This article was first written and published for The Roar.
A couple of weeks ago I met someone at a function. From the outset it was clear that we both had a mutual interest in sport, particularly cricket.
He asked me who my favourite Australian cricketer was.
I said, “Alex Blackwell”.
He said, “I’ve never heard of him before”.
And I said, “Alex is a woman. She is Australia’s most capped female player and has represented her country, her state and played in the Women’s Big Bash League, captaining the Sydney Thunder for many, many years. After retiring from international cricket a couple of years ago Alex has also dabbled in coaching in Australia and overseas and now also sits on the board of Cricket NSW”.
My new friend was slightly embarrassed, particularly since he had professed himself to be an expert in Australian cricket at the start of the conversation. But I took the opportunity to tell him a bit more about one of my favourite athletes.
The situation that evening is one that has played out for me on several occasions now. I was once having a conversation with someone who knew a member of the Aussie 7s side. I professed that I did too. Turns out I assumed he meant the women’s team and vice versa.
As we continue to see the growth of women’s sport it will become harder and harder to make assumptions about which team or competition a person is talking about.
Until now the default in Australian sport has been to think of the men first – or, in some cases, only the men – but that assumption has started to shift for plenty of women and girls.
There is increasing recognition, particularly at the national level, that Australia has more than one team and that people may support one of those national teams more avidly than the others.
If I’m right and that shift has started happening, then one thing our sports will need to increasingly think critically about is language, because language matters and how we talk about our national teams and our competitions is important.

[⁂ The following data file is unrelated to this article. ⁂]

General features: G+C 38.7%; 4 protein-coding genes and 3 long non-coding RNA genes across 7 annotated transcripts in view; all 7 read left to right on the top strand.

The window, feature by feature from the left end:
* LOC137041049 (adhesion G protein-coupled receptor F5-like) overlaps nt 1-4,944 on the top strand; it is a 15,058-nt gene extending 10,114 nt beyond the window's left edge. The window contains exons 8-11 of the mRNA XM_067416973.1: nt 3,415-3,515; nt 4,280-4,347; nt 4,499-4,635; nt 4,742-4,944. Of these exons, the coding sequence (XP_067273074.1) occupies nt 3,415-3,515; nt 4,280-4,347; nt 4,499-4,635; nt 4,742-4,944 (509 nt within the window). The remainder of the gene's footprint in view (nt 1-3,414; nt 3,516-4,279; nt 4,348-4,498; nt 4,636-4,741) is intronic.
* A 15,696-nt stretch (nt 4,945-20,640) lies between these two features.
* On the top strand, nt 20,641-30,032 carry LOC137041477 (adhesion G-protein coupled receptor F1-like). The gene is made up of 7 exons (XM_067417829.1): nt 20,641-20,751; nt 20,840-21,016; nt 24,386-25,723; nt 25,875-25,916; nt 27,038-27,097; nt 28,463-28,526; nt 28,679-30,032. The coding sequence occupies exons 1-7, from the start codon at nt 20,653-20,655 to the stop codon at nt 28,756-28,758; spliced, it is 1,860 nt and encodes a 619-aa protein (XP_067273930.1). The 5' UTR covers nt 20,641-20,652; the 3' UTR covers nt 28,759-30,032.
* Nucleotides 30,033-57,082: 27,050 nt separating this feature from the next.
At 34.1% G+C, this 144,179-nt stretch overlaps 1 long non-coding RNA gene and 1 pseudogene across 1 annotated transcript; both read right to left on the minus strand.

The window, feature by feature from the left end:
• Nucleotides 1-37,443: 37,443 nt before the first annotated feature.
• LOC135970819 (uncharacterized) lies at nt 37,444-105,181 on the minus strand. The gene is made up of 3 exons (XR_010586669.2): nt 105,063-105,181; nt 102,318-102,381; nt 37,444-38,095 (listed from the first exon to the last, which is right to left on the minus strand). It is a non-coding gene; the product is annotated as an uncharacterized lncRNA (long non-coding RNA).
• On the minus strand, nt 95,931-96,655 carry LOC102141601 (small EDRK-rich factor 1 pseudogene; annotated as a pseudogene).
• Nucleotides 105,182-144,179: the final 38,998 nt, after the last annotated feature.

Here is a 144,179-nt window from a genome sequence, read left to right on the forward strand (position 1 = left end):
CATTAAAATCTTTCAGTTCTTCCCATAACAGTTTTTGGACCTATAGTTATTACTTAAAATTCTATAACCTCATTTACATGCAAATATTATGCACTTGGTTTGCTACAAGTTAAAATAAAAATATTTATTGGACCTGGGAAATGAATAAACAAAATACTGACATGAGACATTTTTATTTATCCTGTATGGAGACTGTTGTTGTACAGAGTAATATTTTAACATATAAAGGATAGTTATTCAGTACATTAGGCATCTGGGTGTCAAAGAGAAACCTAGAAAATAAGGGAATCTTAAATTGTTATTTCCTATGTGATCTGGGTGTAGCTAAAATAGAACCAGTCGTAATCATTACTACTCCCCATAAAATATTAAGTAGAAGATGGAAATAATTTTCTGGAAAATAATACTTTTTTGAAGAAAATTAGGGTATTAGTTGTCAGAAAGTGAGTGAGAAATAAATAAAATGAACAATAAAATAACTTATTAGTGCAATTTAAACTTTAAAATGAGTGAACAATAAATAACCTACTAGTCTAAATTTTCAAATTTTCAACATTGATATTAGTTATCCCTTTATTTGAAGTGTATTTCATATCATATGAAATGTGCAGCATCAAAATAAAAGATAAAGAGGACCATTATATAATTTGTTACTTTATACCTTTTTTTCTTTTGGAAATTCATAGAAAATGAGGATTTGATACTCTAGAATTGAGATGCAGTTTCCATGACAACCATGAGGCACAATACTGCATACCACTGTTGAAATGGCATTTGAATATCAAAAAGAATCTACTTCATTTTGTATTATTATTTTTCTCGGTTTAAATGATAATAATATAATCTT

Some changes are small and easy to make. It just takes some time to train your brain. Good examples are the shift from batsmen to batter. Or from third man to third. Fieldsman to fielder. Or chairman to chair or chairperson. Eventually the more gender-neutral term becomes the norm.
There’s also evidence of sports taking the initiative themselves.
In 2017 Cricket Australia made the decision to formally change the name of the Southern Stars to the Australian women’s cricket team. That shift meant that at a national level we had (among other teams) the Australian men’s cricket team and Australian women’s cricket team.
The Australian women are still at times colloquially referred to as the Southern Stars, but formally our two teams are the same from a naming perspective. At the time many women playing in the team felt that this was a big step toward gender equality for Australian cricket and celebrated the change.
On the flip side, some people blew up about it and questioned why the change needed to happen. But here we are almost a year and a half later and the sky hasn’t fallen in and women’s cricket has continued to go from strength to strength.
But in the coming years I feel like there are going to be some challenging conversations, particularly when it comes to our domestic sporting leagues, because of the introduction of women’s competitions like the WBBL, W-League, WNRL and AFLW.
When these competitions were announced, there was a preference to add the letter ‘W’ to the name of the league to signify that it was the women’s competition.
While the women’s competitions are in their infancy, perhaps this was seen as a safer strategy so not too much change happened at once. Or perhaps no-one thought about it properly. But I wonder whether over the next decade there will be increased pressure to change the name of the men’s competitions so they are simply not called the name of the league.
It is becoming increasingly popular in some AFL circles to differentiate between the two competitions by calling one AFLM and one AFLW.
To me this actually makes sense because both competitions fall under the banner of the AFL, which is the domestic league, and it’s clear whether a fan or commentator is talking about the men’s competition or the women’s competition.
In ten years could we have the MBBL and the WBBL? The WNRL and the MNRL? The Super M and the Super W?
For each of NRL, BBL, AFL and Super Rugby there is now a men’s and women’s competition. Each of these competitions should be reflected. It doesn’t change much else given that the sport and the league stay the same.
The only thing that changes is that we make a clear differentiation between the women’s competition and men’s competition and don’t simply make the women’s competition an afterthought.
Keeping the status quo will over time devalue the women’s competition, even if that is not the intention.
Who knew that one small letter could make such a significant difference?